It’s been a couple of weeks packed with transition for all of us out here at the cabin. The chickens are out of the tent, Ed is buried and Herbie is acting like he never has before. We’re all making adjustments and getting on with life, even though the bone-chilling temperatures haven’t always made it that easy. The chickens are getting better about laying eggs again after their days in the tent. It took a few days but Whitey finally started laying again and Blondie has dropped a couple of eggs too. Brownie never really stopped.
Two days after Ed died, I decided that I needed to bury him. It had been a long weekend, with Ed passing, then me being occupied in a weekend long task. But that Sunday night I made the effort to bury Ed.
I was worried that with the lack of snow and cold temperatures that I would not have an easy time of it. I also needed to decide on a place to put him that would not be in danger of being torn up at some point in the future when Amy decides to build a house out here.
I decided on putting him in the lower field, in full view of my cabin. When he was out and about in the summer, he spent a lot of time in the lower field chasing butterflies and bugs. That’s where the blueberries are, and where I had found the old horseshoe pit. It seemed as good a place as any, and since I was going to have to do some heavy digging, I figured it was better if his grave wasn’t located too far from the cabin.
Even though the sun was down and I was exhausted from hiking all day, I grabbed the spade shovel and post-hole diggers and set out. There’s a large cherry tree in the middle of the lower field and I decided to put him under that. I should have grabbed the hatchet to work on roots, but needless to say, my mind was a little distracted.
I scraped the snow off down to the ground and made a big push with the shovel. To my pleasant surprise, the ground was not frozen. Turns out a full day of rain and forty degree temps made for some easy digging. I also somehow miraculously managed to not hit any major tree roots. It was easy going physically, tough going mentally.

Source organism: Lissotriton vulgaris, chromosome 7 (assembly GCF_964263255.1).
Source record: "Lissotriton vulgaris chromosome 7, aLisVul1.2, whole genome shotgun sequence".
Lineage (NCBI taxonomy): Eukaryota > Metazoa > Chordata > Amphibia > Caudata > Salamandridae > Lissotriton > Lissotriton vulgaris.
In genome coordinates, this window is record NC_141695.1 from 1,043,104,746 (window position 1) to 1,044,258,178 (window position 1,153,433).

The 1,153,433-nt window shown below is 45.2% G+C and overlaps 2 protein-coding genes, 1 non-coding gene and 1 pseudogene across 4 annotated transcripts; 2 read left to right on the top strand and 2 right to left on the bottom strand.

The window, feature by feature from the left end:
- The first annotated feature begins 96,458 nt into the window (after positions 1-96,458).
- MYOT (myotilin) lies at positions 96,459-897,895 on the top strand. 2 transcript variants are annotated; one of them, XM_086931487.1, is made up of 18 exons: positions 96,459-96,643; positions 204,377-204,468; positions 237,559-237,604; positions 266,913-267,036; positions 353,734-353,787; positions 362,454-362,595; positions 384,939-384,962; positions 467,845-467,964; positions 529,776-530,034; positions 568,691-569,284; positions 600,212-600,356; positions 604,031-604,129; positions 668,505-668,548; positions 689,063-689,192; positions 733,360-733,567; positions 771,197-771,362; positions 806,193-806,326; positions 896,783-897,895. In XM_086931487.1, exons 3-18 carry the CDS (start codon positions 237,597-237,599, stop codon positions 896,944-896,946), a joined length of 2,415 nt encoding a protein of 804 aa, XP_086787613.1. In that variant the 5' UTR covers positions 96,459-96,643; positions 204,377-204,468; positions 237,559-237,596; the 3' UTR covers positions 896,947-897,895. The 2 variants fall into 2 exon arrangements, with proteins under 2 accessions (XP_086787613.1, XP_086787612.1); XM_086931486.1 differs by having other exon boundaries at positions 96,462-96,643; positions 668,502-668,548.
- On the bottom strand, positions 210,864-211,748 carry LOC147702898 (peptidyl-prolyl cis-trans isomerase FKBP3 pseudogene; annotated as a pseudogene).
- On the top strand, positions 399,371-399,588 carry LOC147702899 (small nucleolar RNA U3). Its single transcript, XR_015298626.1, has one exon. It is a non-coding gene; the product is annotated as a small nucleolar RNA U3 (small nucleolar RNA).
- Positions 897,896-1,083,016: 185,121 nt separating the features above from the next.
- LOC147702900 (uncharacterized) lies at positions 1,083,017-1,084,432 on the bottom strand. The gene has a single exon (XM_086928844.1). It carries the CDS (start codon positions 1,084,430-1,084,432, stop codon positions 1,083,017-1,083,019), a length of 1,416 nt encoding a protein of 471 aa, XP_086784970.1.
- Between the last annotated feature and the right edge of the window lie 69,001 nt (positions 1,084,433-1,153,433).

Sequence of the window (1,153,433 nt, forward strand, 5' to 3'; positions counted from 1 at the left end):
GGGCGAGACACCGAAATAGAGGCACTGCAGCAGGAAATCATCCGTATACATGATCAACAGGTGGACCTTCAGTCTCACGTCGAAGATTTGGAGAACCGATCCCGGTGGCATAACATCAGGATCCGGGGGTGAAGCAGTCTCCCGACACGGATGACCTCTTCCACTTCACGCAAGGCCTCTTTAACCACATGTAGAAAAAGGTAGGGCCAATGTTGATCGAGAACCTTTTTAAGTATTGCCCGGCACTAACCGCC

After digging a few feet, I walked back to the cabin and got Ed. He was in a cardboard box, and I wanted to make sure the hole was deep enough. The very last thing in the world I wanted to do was have to re-bury him after finding his body dug up by some scavenger.
The hole was deep enough, and I filled it back in with the loosed soil and some stones. I decided to add a large rock to the top of the grave to help deter wild animals. I knew that a small boulder about two feet across was loose and just sitting on top of the ground about twenty feet away. I had checked this boulder during the summer, thinking I was going to move it to put the chicken coop there, so I knew it would move.
It may have been easy to move initially, but once it was out of its little hole, it was much harder to move. It wouldn’t role across the snow, instead sliding a few inches at a time, even when I pried on it with the five foot rock bar. Honestly, it took me longer to move the rock than it did to dig the hole.
I finally got the rock into position, and felt a little better. I stood there until my hands were numb and went back inside. When I climbed into bed Herbie curled up next to my head for a few minutes, and then, for the first time in a decade, made his way under the sheets for a snuggle. He might have figured we could hang together and it might be a little easier on both of us, or maybe he was just basking in the extra attention. Pico hasn’t seemed to notice.
I still miss Ed, but it has gotten easier. I find myself looking out at the boulder and stones marking his grave, I miss him greatly, but between the chickens, Herbie, and Pico, I have plenty of animals to keep me distracted.